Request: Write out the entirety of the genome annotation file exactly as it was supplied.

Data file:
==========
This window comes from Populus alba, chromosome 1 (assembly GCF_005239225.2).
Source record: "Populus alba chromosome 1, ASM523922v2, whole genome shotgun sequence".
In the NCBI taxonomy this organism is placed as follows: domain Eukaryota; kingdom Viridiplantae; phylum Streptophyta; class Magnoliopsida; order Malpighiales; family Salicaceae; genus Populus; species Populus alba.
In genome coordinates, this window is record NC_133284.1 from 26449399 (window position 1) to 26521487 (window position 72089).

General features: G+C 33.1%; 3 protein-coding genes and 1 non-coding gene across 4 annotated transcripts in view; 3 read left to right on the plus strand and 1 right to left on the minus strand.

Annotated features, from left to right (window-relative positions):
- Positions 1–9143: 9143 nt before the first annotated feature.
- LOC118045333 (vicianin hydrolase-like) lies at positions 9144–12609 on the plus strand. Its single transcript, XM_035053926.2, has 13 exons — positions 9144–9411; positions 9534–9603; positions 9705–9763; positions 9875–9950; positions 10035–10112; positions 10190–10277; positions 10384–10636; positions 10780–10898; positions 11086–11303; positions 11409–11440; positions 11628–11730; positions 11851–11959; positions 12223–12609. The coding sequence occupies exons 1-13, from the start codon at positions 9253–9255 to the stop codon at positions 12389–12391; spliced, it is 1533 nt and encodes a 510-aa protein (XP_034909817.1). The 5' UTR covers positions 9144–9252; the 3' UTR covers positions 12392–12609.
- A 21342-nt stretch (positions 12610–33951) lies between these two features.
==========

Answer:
This window comes from Populus alba, chromosome 1 (assembly GCF_005239225.2).
Source record: "Populus alba chromosome 1, ASM523922v2, whole genome shotgun sequence".
In the NCBI taxonomy this organism is placed as follows: domain Eukaryota; kingdom Viridiplantae; phylum Streptophyta; class Magnoliopsida; order Malpighiales; family Salicaceae; genus Populus; species Populus alba.
In genome coordinates, this window is record NC_133284.1 from 26449399 (window position 1) to 26521487 (window position 72089).

General features: G+C 33.1%; 3 protein-coding genes and 1 non-coding gene across 4 annotated transcripts in view; 3 read left to right on the plus strand and 1 right to left on the minus strand.

Annotated features, from left to right (window-relative positions):
- Positions 1–9143: 9143 nt before the first annotated feature.
- LOC118045333 (vicianin hydrolase-like) lies at positions 9144–12609 on the plus strand. Its single transcript, XM_035053926.2, has 13 exons — positions 9144–9411; positions 9534–9603; positions 9705–9763; positions 9875–9950; positions 10035–10112; positions 10190–10277; positions 10384–10636; positions 10780–10898; positions 11086–11303; positions 11409–11440; positions 11628–11730; positions 11851–11959; positions 12223–12609. The coding sequence occupies exons 1-13, from the start codon at positions 9253–9255 to the stop codon at positions 12389–12391; spliced, it is 1533 nt and encodes a 510-aa protein (XP_034909817.1). The 5' UTR covers positions 9144–9252; the 3' UTR covers positions 12392–12609.
- A 21342-nt stretch (positions 12610–33951) lies between these two features.